Other powers such as France also founded colonies in the Americas: in eastern North America, a number of Caribbean islands, and small coastal parts of South America. Portugal colonized Brazil, tried early (since 1499) colonizing of the coasts of present-day Canada, and sat for extended periods on the northwest bank of the River Plate (including it in the Brazilian region). This was the beginning of a dramatic territorial expansion for several European countries. Europe had been preoccupied with internal wars, and was only slowly recovering from the loss of population caused by the bubonic plague; thus the rapid rate at which it grew in wealth and power was unforeseeable in the early 15th century.[20]

Eventually, the entire Western Hemisphere came under the ostensible control of European governments, leading to profound changes to its landscape, population, and plant and animal life. In the 19th century alone over 50 million people left Europe for the Americas.[21] The post-1492 era is known as the period of the Columbian Exchange, a widespread exchange of animals, plants, culture, human populations (including slaves), communicable disease, and ideas between the Pan-American and Afro-Eurasian hemispheres following Columbus's voyages to the Americas.

Settler colonialism in the United StatesEdit

In the context of the United States, early colonial powers generally respected the territorial and political sovereignty of the indigenous tribes, due to the need to forge local alliances with these tribes against other European colonial powers (i.e. British attempts to check French influence, etc.).[citation needed] The Euro-American colonial powers created economic dependency and imbalance of trade, incorporating Indigenous nations into spheres of influence and controlling them indirectly with the use of Christian missionaries and alcohol.[22] However, with the emergence of an independent United States, desire for land and the perceived threat of permanent indigenous political and spatial structures led to violent relocation of many indigenous tribes to the American West, including the notable example of the Cherokee in what is known as the Trail of Tears.[19] Frederick Jackson Turner, the father of the "frontier thesis" of American history, noted in 1901: "Our colonial system did not start with Spanish War; the U.S. had had a colonial history from the beginning...hidden under the phraseology of 'interstate migration' and territorial organization'".[22] While the United States government and local state governments directly aided this dispossession through the use of military forces, ultimately this came about through agitation by settler society in order to gain access to indigenous land, which in some cases (especially in the American South) used in order to build a plantation society and perpetuate the practice of slavery in the creation of said plantation.[19] The settler colonialism extended past the removal and extermination of the Indigenous people. The practice of disappearing the prior existence also was implemented, and continues to be perpetuated in local histories.[22]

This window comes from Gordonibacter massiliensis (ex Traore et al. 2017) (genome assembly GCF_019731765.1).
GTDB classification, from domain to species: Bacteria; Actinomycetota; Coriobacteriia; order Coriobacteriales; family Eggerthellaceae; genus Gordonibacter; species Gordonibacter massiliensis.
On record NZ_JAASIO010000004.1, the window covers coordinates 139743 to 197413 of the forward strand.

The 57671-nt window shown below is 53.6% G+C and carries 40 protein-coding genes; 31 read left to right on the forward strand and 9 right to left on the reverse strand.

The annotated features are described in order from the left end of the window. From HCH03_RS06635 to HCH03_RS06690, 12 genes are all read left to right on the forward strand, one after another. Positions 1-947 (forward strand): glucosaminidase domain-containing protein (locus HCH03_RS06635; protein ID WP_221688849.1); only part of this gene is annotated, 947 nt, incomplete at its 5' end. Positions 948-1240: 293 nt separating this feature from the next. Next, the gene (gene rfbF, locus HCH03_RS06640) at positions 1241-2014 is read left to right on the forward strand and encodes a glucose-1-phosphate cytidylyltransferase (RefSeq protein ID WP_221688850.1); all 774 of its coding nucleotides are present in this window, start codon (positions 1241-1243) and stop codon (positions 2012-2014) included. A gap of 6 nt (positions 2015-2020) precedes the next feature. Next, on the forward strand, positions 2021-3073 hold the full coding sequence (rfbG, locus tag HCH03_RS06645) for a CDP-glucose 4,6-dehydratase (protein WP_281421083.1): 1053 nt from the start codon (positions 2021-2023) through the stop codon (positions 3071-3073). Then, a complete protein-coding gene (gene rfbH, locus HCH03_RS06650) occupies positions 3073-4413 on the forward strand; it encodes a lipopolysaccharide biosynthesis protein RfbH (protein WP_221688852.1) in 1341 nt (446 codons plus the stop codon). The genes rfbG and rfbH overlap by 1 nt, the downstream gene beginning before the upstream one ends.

U.S. territorial acquisitions–portions of each territory were granted statehood since the 18th century.

This forcible relocation of tribes came about in part through the mentality of Manifest Destiny, the mentality that it was the right and destiny of the United States to expand its territory and its rule across the North American continent, to the Pacific coast.[23][better source needed] Through various armed conflicts between indigenous tribes on one side, with settler society backed by American military power on the other side, along with an increasing number of treaties centering around land cessation, Native American tribes were slowly pushed onto a system of reservations, where they traded territory for protection and support from the United States government.[24][25] However, this system could be disadvantageous for tribes, as they often were forced to relocate to reservations far from their traditional homelands, or had trouble obtaining goods and annuity payments that were promised by the government, leading to further armed revolts and conflicts such as the Dakota War of 1862 in Minnesota.[26] Cases of genocide that were carried out as policy include the Jacksonian era of forced removal and the California gold rush in Northern California.[22] An example from 1873, General William T. Sherman wrote, "We must act with vindictive earnestness against the Sioux, even to their extermination, men, women, and children..."[27]

Following the conclusion of U.S./Native American conflicts in the late 1800s, displacement of indigenous peoples and identities switched to a more legal basis. Attempts were made to assimilate them into American society while stripping away territory; legislation like the Dawes Act of 1887 led to the division of previously communally held indigenous lands into individually owned pieces of land that were to be held by tribal members.[28] While 'allotment' was as mentioned held up as a way to help indigenous people become 'civilized' and further assimilated into settler society, other motives included the erosion of tribal culture and social unity, along with allowing for more land for European-American settlement and economic ventures to make use of indigenous lands.[29][30] In the educational sphere, a system of boarding schools for Native children (Col. Richard Pratt's Carlisle School being a notable example) worked to strip indigenous languages, religions and cultures away from children in order for them to better assimilate into American culture, in schools that were often geographically distant from their home reservation.[30]